Fri | Dec 6, 2019

30 years of political scandals … Lack of adequate accountability in corruption allegations erodes public trust – NIA

Published:Sunday | August 11, 2019 | 12:17 AMCorey Robinson - Staff Reporter
Ruel Reid
Andrew Wheatley
Kern Spencer
Colin Campbell
Karl Blythe
Richard Azan
James AG Smith
Horace Clarke
Errol Ennis
Joseph Hibbert
Dr. Ronald Robinson
Mike Henry
Professor Trevor Munroe
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The latest episode in Jamaica’s ongoing plague of political impropriety involving taxpayers’ resources has been front and centre stage since last year, with back-to-back scandals involving two ministries.

Last year, the science, energy and technology ministry was embroiled in a series of corruption allegations involving entities under its portfolio, particularly the Petrojam scandal, which caused several heads to roll, including that of the minister Dr Andrew Wheatley.

Even while the country was still grappling with that as more elements came to light, scandal at another ministry became front-page news. In March this year, Minister of Education, Youth and Information Ruel Reid was forced to resign over allegations of corruption and misuse of public funds involving a number of institutions tied to his ministry. A probe is currently under way by the police and the Financial Investigations Division.

These are just the latest in Jamaica’s storied history of political corruption allegations, yet in the last 30 years, only one government minister has served jail time for misuse of public resources.

Senator James A.G. Smith, former minister of labour and public service in the 1980s, remains the only Jamaican politician imprisoned for mismanaging public funds. He was charged on February 13, 1990 and was later sentenced to five years in prison for diverting money from farm workers for personal gain.

“Over the last 30 years, the correct application of the governance principle of ‘individual ministerial responsibility’ has justifiably led to ministerial resignations arising from exposure of wrong and the call for sanctions by successive parliamentary oppositions; an alert media; robust investigations by government agencies, primarily the Office of the Contractor General; advocacy by civil-society organisations; and responsive prime ministers,” Professor Trevor Munroe, head of the National Integrity Action (NIA), told The Sunday Gleaner.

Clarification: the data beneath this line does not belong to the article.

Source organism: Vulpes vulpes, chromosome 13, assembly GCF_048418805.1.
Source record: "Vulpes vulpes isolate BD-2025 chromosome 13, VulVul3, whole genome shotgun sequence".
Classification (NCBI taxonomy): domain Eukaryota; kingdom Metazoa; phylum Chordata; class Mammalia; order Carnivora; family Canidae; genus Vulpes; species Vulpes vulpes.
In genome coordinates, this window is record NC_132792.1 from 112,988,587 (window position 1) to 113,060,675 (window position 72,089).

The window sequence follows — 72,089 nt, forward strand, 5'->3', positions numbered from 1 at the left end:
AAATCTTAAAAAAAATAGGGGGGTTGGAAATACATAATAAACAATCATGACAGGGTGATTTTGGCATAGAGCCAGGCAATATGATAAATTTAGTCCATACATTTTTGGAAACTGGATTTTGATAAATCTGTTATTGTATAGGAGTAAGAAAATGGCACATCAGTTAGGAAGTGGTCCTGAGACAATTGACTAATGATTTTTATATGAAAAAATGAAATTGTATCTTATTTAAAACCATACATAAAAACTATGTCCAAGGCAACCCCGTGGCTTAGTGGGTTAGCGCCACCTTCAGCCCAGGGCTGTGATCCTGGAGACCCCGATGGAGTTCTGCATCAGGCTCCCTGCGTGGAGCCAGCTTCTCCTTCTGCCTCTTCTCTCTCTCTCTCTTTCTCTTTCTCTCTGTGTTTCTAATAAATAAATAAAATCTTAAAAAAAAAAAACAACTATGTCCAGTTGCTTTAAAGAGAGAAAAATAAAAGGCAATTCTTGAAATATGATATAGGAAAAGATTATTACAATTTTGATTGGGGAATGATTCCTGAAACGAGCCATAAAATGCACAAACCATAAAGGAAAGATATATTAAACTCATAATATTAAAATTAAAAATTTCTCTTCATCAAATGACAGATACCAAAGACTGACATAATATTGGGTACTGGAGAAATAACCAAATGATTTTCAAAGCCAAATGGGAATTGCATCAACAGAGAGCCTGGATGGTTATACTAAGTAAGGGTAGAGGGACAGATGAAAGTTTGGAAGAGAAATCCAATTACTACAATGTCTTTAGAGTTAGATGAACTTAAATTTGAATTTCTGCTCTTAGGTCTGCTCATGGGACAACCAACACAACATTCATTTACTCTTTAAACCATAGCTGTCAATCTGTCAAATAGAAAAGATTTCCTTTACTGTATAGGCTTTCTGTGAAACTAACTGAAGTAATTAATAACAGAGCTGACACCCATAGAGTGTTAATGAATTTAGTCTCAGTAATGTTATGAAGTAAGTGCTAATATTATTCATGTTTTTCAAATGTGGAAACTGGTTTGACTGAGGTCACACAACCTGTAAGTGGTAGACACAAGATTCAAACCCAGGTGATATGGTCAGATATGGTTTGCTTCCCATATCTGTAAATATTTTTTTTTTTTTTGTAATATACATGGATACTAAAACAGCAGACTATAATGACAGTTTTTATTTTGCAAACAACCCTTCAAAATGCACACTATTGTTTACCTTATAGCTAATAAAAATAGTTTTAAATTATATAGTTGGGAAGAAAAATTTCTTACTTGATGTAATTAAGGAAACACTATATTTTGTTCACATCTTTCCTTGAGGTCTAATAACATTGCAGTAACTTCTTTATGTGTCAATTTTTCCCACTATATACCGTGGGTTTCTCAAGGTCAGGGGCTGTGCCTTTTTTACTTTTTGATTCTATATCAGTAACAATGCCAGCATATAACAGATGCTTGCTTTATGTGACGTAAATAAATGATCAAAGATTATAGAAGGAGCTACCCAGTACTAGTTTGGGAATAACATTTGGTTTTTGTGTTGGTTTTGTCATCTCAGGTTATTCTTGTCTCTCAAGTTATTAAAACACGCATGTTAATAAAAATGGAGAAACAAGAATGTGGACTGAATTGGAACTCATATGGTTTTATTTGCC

“This is good and needs to be sustained, but where there is evidence, prosecutions are necessary. For over 30 years, resignations have been followed by ineffective investigations, few prosecutions and only one conviction. This deficit cannot be allowed to continue. It is essential to arrest the decline in public trust; instill public confidence that high-level, politically connected individuals, where there is evidence, will serve prison time, as the minister of labour did 30 years ago; and that the inequity in our justice system identified 12 years ago by the report of the Justice System Task Force is on the way to rectification.”

Munroe said the health of Jamaica’s democracy is dependent on the effective operation of the new laws, and institutions need to bring high-level facilitators of organised crime to justice.

PUBLIC SCANDALS

Over the years, several government officials have resigned following allegations of political impropriety. Some were the subject of investigations by the police, auditor general or contractor general.

They are:

DECEMBER 1991: Minister of Mining and Energy Horace Clarke resigned over the scandal involving a waiver of $29.5 million in duties that Shell Company West Indies should have paid to the Government on imported gasolene. He remained a member of parliament.

MAY 2001: Minister of State in the Ministry of Finance Errol Ennis resigned on May 29, following revelations that at least seven cheques he had tendered to settle gambling debts had bounced. A statement from the Office of the Prime Minister said that Ennis had resigned his ministerial post with immediate effect.

APRIL 2002: Dr Karl Blythe resigned as minister of water and housing in the wake of a report from a four-member commission that suggested that he acted improperly as minister with responsibility for the Operation PRIDE programme. The report said Blythe interfered in the day-to-day management of the Operation PRIDE schemes and flouted guidelines. He resigned on April 13, 2002.